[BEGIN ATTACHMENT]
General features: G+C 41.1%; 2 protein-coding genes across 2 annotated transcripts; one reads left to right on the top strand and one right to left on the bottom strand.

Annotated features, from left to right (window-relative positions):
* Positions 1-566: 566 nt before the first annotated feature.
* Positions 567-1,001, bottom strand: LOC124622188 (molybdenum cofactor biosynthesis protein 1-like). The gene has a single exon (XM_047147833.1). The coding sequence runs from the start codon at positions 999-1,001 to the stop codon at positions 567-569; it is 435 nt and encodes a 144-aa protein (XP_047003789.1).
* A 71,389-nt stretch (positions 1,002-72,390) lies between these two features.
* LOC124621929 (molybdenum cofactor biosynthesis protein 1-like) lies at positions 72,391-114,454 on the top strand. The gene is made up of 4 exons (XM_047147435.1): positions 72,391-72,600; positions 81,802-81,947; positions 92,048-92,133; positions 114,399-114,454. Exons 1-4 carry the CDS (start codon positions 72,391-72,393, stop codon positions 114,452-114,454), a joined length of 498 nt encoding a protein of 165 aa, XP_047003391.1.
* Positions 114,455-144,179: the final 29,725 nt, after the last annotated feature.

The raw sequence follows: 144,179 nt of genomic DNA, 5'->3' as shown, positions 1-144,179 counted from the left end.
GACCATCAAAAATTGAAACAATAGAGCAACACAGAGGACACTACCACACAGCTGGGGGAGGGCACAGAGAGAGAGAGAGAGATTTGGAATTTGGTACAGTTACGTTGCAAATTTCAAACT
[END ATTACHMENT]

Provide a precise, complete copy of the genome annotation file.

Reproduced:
General features: G+C 41.1%; 2 protein-coding genes across 2 annotated transcripts; one reads left to right on the top strand and one right to left on the bottom strand.

Annotated features, from left to right (window-relative positions):
* Positions 1-566: 566 nt before the first annotated feature.
* Positions 567-1,001, bottom strand: LOC124622188 (molybdenum cofactor biosynthesis protein 1-like). The gene has a single exon (XM_047147833.1). The coding sequence runs from the start codon at positions 999-1,001 to the stop codon at positions 567-569; it is 435 nt and encodes a 144-aa protein (XP_047003789.1).
* A 71,389-nt stretch (positions 1,002-72,390) lies between these two features.
* LOC124621929 (molybdenum cofactor biosynthesis protein 1-like) lies at positions 72,391-114,454 on the top strand. The gene is made up of 4 exons (XM_047147435.1): positions 72,391-72,600; positions 81,802-81,947; positions 92,048-92,133; positions 114,399-114,454. Exons 1-4 carry the CDS (start codon positions 72,391-72,393, stop codon positions 114,452-114,454), a joined length of 498 nt encoding a protein of 165 aa, XP_047003391.1.
* Positions 114,455-144,179: the final 29,725 nt, after the last annotated feature.

The raw sequence follows: 144,179 nt of genomic DNA, 5'->3' as shown, positions 1-144,179 counted from the left end.
GACCATCAAAAATTGAAACAATAGAGCAACACAGAGGACACTACCACACAGCTGGGGGAGGGCACAGAGAGAGAGAGAGAGATTTGGAATTTGGTACAGTTACGTTGCAAATTTCAAACT